Wednesday, August 15, 2018

Missional Ecclesiology: Affirmations about Mission: Viewing Our Place in Mission Rightly

Today's post is by UM & Global blogmaster Dr. David W. Scott, Director of Mission Theology at the General Board of Global Ministries. The opinions and analysis expressed here are Dr. Scott's own and do not reflect in any way the official position of Global Ministries.

As indicated previously, I had the honor of preparing a document for the Commission on a Way Forward for use in developing their Missional Framework. This is the third post in a series explaining what I sent to the Commission and why. In these posts, I speak about my own writing and am not commenting on how the Commission used that writing or the final Missional Framework they developed.

The document I prepared is structured into three sections: a set of affirmations about mission, a set of affirmations about the church, and a set of values flowing from these two sets of affirmations. In this post, I want to reflect on the affirmations about mission.

As I noted in the introduction to this series, these affirmations were not intended to reflect my own personal thoughts about mission but rather important pieces of consensus on mission United Methodists and others reached over the last half century. In particular, the six affirmations included in my original version, reduced to five in the condensed version, reflect important ways in which missiologists have sought to move past a colonialist model of mission.

At the height of the Western missionary movement in the late 19th and early 20th centuries, mostly white missionaries went from the United States and other Western countries to mostly non-white countries, where they sought to convert the people there to Christianity and get them to adopt Western culture. This effort often was entangled with political colonialism and capitalist expansion. Such a model of mission has been rightly critiqued for its pride, harm, violence, and misunderstanding of the gospel.

Yet echoes of that model still persist in The United Methodist Church. We still too often think of mission as something that goes from the “haves,” who are more often than not well-to-do white Americans, to the “have-nots,” who are more often than not the poor, people of color, and/or non-Americans. Any decent missiological document, I thought, had to be based on some of the most significant mission theology pieces that have been used to deconstruct such a view of mission and instead construct a view of mission in which all Christians, regardless of who they are, have a part in God’s mission.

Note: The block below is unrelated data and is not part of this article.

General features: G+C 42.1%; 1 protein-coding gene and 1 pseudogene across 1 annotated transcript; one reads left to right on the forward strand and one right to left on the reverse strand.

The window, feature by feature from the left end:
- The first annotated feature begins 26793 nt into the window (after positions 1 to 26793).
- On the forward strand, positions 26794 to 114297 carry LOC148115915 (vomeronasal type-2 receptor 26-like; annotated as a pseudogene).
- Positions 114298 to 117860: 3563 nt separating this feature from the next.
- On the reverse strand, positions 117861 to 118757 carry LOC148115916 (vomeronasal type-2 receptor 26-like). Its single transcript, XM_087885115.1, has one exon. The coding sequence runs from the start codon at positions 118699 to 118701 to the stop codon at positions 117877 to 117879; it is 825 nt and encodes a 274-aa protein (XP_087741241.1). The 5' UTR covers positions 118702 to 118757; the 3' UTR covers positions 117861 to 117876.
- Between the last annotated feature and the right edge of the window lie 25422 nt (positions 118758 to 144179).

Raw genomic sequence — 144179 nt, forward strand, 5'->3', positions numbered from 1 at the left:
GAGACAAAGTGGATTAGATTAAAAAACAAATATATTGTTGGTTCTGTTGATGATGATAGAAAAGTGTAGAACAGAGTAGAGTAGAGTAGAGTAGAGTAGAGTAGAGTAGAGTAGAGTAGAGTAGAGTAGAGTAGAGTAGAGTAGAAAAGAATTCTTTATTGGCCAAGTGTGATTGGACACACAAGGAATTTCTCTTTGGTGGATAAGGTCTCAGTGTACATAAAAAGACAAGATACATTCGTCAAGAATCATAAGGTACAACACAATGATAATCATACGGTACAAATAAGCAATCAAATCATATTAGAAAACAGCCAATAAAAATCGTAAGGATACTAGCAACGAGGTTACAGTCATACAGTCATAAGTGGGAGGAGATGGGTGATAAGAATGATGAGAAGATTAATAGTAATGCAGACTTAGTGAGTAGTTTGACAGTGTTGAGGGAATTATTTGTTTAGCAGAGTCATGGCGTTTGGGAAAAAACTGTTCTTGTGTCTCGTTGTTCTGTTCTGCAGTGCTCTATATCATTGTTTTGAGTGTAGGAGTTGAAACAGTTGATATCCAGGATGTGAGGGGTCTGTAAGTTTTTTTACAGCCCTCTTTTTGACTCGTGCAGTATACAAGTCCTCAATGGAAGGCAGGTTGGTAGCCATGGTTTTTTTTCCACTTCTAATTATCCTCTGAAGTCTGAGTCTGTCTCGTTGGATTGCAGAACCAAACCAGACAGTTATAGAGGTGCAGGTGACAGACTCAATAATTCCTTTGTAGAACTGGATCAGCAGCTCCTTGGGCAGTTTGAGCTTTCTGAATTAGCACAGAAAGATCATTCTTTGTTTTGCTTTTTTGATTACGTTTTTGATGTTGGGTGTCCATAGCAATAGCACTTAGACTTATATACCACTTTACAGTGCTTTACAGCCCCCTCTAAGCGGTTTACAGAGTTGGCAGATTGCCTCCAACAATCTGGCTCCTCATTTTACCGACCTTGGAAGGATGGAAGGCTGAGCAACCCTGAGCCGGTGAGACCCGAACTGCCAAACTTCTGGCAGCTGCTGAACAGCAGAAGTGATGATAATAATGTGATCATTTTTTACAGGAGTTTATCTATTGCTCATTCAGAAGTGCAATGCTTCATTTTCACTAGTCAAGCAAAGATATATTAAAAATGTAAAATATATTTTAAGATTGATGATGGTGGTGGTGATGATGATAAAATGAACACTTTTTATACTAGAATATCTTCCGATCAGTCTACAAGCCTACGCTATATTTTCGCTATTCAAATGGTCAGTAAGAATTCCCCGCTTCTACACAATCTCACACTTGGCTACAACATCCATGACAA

The first affirmation, about the missio Dei, is one that relativizes all human contributions to mission. The notion of the missio Dei, that mission belongs to God, undercuts human pretenses to control mission. In particular, it undercuts Western pretenses to control mission, since Western Christians have traditionally been the ones to control mission.

In my longer version, the second affirmation was about the role of the poor and marginal in mission. I cut that from the condensed version in an effort to save space, though I now regret that decision. If the goal is to see mission as something belonging to all Christians, then the affirmation that the poor and marginal have roles as agents of God’s mission is very important. I should have left this affirmation in, and I repent of not doing so.

The affirmations about the missional nature of the church and that mission is from everywhere to everywhere both get at this notion that all Christians regardless are part of mission. Since the church is missional, all Christians should be involved in God’s mission, regardless of background, role in the church, or any other factor. Since mission is from everywhere to everywhere, all Christians regardless of geographic location can be both agents in and recipients of mission.

At the same time that I wanted to emphasize the universality of participation in mission, I also wanted to stress the particularity and therefore diversity of ways in which mission is expressed. I see the two points as intertwined – since all Christians are called to be in mission, we must not expect mission to look exactly the same in all places. If we define just one type of mission as true mission, we run the risk of setting up new forms of inequity in mission.

The affirmation that mission is incarnational draws on a lot of the conversation about inculturation/contextualization in the missiological community. Although understandings of the relationship between gospel and culture vary, missiologists have definitively agreed that respecting cultures and contexts is an important aspect of mission done right and failure to do so was one of the most grievous sins of the colonial era of mission.

An affirmation about the distinctive gifts and graces given to Christians for mission both follows Paul’s writings on spiritual gifts and missiological discussions about the varieties of mission work. Whether one uses the Five Marks of Mission or some other scheme, it is clear that mission contains a broad range of activities. This acknowledgement allows Christians to find their place within mission. Thus, answering the call to mission is not about fitting into one particular box, but about identifying the places in which one’s God-given gifts and graces connect with the varieties of mission work.

The goal, then, of these affirmations, is that none would think about their relationship to mission either too highly or too lowly. One is not more important in mission because of one’s social location. At the same time, no one is excluded from mission because of their social location or other factors, and all have something to give in mission. May we all view our place in God’s mission rightly.

No comments:

Post a Comment